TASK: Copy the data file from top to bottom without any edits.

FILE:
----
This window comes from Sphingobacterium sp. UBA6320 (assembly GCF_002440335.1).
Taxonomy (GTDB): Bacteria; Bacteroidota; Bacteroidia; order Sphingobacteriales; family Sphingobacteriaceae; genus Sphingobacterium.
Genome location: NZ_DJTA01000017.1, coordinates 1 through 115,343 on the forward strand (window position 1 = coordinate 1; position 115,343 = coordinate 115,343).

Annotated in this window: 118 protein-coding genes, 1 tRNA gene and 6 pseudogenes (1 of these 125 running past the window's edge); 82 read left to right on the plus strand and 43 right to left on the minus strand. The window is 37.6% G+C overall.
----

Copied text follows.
This window comes from Sphingobacterium sp. UBA6320 (assembly GCF_002440335.1).
Taxonomy (GTDB): Bacteria; Bacteroidota; Bacteroidia; order Sphingobacteriales; family Sphingobacteriaceae; genus Sphingobacterium.
Genome location: NZ_DJTA01000017.1, coordinates 1 through 115,343 on the forward strand (window position 1 = coordinate 1; position 115,343 = coordinate 115,343).

Annotated in this window: 118 protein-coding genes, 1 tRNA gene and 6 pseudogenes (1 of these 125 running past the window's edge); 82 read left to right on the plus strand and 43 right to left on the minus strand. The window is 37.6% G+C overall.